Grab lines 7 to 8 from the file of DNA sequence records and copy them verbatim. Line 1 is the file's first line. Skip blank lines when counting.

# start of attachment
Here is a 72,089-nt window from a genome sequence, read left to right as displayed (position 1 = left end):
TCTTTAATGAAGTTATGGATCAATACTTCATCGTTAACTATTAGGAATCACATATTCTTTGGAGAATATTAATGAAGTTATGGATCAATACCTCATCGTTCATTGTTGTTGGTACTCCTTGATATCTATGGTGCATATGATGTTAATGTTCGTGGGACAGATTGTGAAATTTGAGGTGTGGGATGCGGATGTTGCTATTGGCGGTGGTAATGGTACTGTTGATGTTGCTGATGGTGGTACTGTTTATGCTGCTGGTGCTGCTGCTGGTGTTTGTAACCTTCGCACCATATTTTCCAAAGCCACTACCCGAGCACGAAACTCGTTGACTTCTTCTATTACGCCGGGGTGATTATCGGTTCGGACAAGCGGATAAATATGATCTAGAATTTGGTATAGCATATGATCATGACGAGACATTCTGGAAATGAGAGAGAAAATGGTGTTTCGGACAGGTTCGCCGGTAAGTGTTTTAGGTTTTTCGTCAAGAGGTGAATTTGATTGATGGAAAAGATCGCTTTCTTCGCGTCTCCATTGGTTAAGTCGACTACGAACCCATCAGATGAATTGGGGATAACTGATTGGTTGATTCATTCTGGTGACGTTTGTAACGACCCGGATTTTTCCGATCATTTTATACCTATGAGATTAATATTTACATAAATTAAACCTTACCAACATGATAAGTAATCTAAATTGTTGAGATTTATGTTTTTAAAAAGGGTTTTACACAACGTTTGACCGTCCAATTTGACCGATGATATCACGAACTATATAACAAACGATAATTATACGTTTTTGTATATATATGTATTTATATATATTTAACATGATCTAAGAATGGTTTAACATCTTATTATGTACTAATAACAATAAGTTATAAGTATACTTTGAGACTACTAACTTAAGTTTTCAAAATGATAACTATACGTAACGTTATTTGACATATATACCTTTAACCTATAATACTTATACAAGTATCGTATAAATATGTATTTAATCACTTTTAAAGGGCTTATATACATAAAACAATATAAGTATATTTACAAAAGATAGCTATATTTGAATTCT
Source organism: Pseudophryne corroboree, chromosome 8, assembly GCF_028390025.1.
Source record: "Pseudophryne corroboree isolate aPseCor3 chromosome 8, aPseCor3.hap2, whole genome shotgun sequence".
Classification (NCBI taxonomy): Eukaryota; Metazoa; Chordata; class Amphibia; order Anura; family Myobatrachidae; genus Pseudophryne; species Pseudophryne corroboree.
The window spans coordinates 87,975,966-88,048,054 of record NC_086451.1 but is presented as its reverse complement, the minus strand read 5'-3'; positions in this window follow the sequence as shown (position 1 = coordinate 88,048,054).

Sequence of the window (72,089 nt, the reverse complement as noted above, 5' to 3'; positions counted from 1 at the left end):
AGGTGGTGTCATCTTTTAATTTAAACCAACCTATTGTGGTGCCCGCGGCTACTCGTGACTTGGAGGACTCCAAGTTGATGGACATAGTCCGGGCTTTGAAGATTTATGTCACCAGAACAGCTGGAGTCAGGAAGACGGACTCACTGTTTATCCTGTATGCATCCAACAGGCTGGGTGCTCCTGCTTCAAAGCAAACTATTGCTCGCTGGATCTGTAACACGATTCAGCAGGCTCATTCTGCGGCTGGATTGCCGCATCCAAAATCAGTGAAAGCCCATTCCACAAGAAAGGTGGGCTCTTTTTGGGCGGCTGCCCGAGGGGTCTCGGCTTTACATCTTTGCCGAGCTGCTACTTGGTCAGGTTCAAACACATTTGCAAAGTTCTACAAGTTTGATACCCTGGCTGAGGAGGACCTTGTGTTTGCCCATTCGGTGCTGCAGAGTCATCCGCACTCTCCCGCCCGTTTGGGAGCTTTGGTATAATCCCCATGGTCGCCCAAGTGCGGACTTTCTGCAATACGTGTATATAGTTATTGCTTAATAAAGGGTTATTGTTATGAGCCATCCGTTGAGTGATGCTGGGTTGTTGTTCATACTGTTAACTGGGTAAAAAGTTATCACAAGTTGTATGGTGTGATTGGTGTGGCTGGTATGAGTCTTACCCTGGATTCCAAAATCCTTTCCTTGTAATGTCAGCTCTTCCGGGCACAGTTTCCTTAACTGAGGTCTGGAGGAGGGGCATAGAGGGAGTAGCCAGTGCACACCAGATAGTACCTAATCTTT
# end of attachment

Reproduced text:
Sequence of the window (72,089 nt, the reverse complement as noted above, 5' to 3'; positions counted from 1 at the left end):
AGGTGGTGTCATCTTTTAATTTAAACCAACCTATTGTGGTGCCCGCGGCTACTCGTGACTTGGAGGACTCCAAGTTGATGGACATAGTCCGGGCTTTGAAGATTTATGTCACCAGAACAGCTGGAGTCAGGAAGACGGACTCACTGTTTATCCTGTATGCATCCAACAGGCTGGGTGCTCCTGCTTCAAAGCAAACTATTGCTCGCTGGATCTGTAACACGATTCAGCAGGCTCATTCTGCGGCTGGATTGCCGCATCCAAAATCAGTGAAAGCCCATTCCACAAGAAAGGTGGGCTCTTTTTGGGCGGCTGCCCGAGGGGTCTCGGCTTTACATCTTTGCCGAGCTGCTACTTGGTCAGGTTCAAACACATTTGCAAAGTTCTACAAGTTTGATACCCTGGCTGAGGAGGACCTTGTGTTTGCCCATTCGGTGCTGCAGAGTCATCCGCACTCTCCCGCCCGTTTGGGAGCTTTGGTATAATCCCCATGGTCGCCCAAGTGCGGACTTTCTGCAATACGTGTATATAGTTATTGCTTAATAAAGGGTTATTGTTATGAGCCATCCGTTGAGTGATGCTGGGTTGTTGTTCATACTGTTAACTGGGTAAAAAGTTATCACAAGTTGTATGGTGTGATTGGTGTGGCTGGTATGAGTCTTACCCTGGATTCCAAAATCCTTTCCTTGTAATGTCAGCTCTTCCGGGCACAGTTTCCTTAACTGAGGTCTGGAGGAGGGGCATAGAGGGAGTAGCCAGTGCACACCAGATAGTACCTAATCTTT